The Baltimore Sun newspaper has a rich history of photojournalism. The Sun has employed a long line of award winning photographers. To pay tribute to these photographers, The Darkroom will periodically take a look back at the body of work by some of these photographers whose love of their craft helped document the lives of people from the backstreets of Baltimore to the four corners of the globe.
One of those award-winning photojournalists was Clarence B. “Curly” Garrett. He came to The Sun in 1946 from Ritz Cameras. Prior to that, he served in the US Navy during World War II.
The Baltimore Press Photographers Association awarded him photographer of the year in 1966, after he won five of the 12 categories in addition to the six-picture folio that won him the top prize.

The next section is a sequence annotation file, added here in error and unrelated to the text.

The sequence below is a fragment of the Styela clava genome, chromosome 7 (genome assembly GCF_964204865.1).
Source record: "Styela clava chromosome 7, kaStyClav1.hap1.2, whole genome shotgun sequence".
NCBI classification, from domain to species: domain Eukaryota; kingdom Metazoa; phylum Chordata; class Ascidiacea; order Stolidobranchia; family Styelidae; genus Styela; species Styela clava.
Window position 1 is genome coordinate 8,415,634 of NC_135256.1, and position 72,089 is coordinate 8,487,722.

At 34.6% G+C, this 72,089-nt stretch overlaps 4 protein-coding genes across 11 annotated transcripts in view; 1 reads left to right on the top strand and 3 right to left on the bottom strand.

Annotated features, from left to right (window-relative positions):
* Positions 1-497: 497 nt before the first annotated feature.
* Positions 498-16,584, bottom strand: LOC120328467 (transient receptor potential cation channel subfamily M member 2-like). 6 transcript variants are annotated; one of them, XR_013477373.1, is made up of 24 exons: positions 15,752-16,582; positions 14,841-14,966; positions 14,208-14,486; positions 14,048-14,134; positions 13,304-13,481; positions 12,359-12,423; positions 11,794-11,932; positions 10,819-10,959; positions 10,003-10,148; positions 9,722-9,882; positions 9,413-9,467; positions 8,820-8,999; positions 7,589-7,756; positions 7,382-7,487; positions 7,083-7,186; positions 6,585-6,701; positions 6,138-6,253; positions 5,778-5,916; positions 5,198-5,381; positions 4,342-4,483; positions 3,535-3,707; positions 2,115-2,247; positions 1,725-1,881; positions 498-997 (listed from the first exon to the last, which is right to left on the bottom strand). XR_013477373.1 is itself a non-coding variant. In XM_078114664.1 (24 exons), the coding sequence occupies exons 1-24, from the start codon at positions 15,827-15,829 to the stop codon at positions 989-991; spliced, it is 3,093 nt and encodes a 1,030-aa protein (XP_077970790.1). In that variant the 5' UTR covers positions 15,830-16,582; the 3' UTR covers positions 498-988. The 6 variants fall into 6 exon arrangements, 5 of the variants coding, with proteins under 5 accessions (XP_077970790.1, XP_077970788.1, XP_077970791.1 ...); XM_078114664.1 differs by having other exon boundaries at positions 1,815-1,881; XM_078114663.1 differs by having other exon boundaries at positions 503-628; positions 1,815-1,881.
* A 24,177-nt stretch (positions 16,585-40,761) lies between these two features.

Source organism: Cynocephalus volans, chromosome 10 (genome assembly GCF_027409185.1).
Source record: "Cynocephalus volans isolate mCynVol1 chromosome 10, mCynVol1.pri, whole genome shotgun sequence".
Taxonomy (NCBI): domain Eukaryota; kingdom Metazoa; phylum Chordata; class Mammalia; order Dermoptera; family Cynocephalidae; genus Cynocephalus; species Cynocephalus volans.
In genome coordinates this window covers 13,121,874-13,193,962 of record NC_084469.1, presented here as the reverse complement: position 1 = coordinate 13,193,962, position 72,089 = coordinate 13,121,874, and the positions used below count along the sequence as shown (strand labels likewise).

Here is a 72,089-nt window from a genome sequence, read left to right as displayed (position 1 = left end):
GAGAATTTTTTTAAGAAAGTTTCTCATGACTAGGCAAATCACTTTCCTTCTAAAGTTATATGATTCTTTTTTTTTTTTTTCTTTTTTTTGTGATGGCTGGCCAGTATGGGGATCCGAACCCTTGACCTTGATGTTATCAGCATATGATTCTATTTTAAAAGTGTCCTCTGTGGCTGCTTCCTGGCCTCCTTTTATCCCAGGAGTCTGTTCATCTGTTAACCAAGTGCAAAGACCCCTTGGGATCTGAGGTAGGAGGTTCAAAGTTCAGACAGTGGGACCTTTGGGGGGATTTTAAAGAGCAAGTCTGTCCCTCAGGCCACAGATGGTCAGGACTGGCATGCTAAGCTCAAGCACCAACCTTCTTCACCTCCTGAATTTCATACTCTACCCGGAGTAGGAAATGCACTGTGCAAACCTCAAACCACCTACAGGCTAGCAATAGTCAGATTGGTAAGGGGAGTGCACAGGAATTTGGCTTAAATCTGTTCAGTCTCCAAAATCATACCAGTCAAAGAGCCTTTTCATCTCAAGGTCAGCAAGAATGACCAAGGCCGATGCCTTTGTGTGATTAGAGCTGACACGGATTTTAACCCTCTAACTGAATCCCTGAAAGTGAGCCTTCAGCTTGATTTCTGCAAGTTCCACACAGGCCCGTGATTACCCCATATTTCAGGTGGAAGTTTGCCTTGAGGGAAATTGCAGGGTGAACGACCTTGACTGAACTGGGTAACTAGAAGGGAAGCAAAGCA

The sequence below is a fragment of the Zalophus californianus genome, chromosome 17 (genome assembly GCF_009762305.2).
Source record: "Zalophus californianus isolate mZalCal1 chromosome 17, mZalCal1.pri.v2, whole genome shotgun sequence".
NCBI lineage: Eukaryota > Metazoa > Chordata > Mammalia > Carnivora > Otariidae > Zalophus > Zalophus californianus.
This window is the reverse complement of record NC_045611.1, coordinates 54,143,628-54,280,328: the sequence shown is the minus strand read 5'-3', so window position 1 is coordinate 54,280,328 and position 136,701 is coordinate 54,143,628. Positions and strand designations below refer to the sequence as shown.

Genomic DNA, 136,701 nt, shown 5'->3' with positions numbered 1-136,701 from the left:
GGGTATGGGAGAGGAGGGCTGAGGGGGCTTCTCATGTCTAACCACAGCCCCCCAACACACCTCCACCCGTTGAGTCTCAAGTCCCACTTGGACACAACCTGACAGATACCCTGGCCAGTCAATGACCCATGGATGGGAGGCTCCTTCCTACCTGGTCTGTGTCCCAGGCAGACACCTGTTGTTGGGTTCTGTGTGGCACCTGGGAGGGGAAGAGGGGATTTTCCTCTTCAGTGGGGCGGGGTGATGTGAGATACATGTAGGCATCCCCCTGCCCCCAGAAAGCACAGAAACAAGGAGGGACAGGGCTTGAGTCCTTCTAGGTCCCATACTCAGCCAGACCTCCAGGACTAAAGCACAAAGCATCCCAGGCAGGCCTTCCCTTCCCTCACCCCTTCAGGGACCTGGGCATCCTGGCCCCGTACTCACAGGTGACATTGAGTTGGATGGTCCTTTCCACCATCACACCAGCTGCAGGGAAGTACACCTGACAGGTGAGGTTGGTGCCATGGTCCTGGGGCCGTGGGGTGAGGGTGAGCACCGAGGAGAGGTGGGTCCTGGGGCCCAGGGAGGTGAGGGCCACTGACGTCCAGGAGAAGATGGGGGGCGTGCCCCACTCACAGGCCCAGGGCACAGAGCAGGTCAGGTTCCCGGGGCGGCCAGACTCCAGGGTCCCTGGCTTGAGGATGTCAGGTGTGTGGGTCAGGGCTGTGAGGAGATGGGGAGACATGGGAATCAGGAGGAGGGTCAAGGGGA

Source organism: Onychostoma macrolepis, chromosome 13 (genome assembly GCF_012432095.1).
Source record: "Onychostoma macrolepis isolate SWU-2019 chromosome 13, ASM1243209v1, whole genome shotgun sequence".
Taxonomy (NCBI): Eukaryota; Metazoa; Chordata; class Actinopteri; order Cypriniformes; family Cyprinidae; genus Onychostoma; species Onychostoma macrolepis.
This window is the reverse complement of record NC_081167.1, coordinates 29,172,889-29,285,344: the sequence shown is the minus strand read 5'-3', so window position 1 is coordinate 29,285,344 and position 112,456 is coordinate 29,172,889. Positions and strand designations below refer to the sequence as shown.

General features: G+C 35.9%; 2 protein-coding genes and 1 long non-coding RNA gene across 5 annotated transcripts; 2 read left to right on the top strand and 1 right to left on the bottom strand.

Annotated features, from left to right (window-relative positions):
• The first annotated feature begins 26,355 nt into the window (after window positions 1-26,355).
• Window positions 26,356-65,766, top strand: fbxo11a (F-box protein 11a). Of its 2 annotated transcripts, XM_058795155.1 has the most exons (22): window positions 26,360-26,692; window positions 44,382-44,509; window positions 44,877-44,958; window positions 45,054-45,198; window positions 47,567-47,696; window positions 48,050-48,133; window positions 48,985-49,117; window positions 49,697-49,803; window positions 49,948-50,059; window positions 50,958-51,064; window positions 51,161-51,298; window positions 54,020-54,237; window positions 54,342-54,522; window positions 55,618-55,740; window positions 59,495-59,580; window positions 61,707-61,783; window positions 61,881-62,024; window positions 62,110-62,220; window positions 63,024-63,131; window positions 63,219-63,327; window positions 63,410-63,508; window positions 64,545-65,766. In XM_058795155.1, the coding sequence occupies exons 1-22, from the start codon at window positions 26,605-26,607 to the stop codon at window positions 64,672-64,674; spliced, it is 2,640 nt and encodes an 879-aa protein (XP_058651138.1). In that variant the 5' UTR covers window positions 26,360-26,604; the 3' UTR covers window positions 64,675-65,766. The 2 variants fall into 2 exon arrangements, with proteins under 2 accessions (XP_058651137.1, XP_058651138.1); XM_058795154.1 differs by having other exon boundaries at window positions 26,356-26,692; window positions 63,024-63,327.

His work was published in Life magazine and his expertise at outdoor photography earned him awards at annual Chesapeake Appreciation Day contests.
He covered a wide variety of assignments during his time at The Sun. Including photographing five presidents, the Ash Wednesday storm that flooded Ocean City to the 1968 riots that ensued in the wake of the assassination of Rev. Martin Luther King, Jr.
Mr. Garrett was a well-dressed, distinguished-looking man with movie star good looks, from his dark eyes and carefully trimmed pencil-thin mustache, to his wavy, dark curly hair that he combed straight back, which earned him his nickname.
He retired from The Sun in 1985 after nearly 40 years as a staff photographer. Clarence Garrett passed away in September of 2011.
Frederick N. Rasmussen, Baltimore Sun